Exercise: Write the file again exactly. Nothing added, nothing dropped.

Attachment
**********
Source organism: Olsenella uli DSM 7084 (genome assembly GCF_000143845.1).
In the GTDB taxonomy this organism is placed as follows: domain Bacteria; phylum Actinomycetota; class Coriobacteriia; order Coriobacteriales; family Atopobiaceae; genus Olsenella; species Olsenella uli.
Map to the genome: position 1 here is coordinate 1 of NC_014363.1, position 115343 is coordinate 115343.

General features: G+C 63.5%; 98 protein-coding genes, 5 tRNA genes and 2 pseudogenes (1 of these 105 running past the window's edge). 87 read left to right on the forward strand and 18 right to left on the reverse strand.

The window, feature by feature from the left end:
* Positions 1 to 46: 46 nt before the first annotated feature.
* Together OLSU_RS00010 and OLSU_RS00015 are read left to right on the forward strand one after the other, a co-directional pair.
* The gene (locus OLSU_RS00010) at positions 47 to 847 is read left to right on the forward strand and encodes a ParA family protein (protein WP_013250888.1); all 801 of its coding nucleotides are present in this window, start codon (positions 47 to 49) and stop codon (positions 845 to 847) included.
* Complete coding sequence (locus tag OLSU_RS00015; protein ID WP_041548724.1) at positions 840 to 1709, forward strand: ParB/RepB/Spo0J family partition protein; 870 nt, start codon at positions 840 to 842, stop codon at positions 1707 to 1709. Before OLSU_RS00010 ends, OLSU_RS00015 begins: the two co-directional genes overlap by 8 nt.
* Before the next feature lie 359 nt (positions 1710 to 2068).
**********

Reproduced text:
Source organism: Olsenella uli DSM 7084 (genome assembly GCF_000143845.1).
In the GTDB taxonomy this organism is placed as follows: domain Bacteria; phylum Actinomycetota; class Coriobacteriia; order Coriobacteriales; family Atopobiaceae; genus Olsenella; species Olsenella uli.
Map to the genome: position 1 here is coordinate 1 of NC_014363.1, position 115343 is coordinate 115343.

General features: G+C 63.5%; 98 protein-coding genes, 5 tRNA genes and 2 pseudogenes (1 of these 105 running past the window's edge). 87 read left to right on the forward strand and 18 right to left on the reverse strand.

The window, feature by feature from the left end:
* Positions 1 to 46: 46 nt before the first annotated feature.
* Together OLSU_RS00010 and OLSU_RS00015 are read left to right on the forward strand one after the other, a co-directional pair.
* The gene (locus OLSU_RS00010) at positions 47 to 847 is read left to right on the forward strand and encodes a ParA family protein (protein WP_013250888.1); all 801 of its coding nucleotides are present in this window, start codon (positions 47 to 49) and stop codon (positions 845 to 847) included.
* Complete coding sequence (locus tag OLSU_RS00015; protein ID WP_041548724.1) at positions 840 to 1709, forward strand: ParB/RepB/Spo0J family partition protein; 870 nt, start codon at positions 840 to 842, stop codon at positions 1707 to 1709. Before OLSU_RS00010 ends, OLSU_RS00015 begins: the two co-directional genes overlap by 8 nt.
* Before the next feature lie 359 nt (positions 1710 to 2068).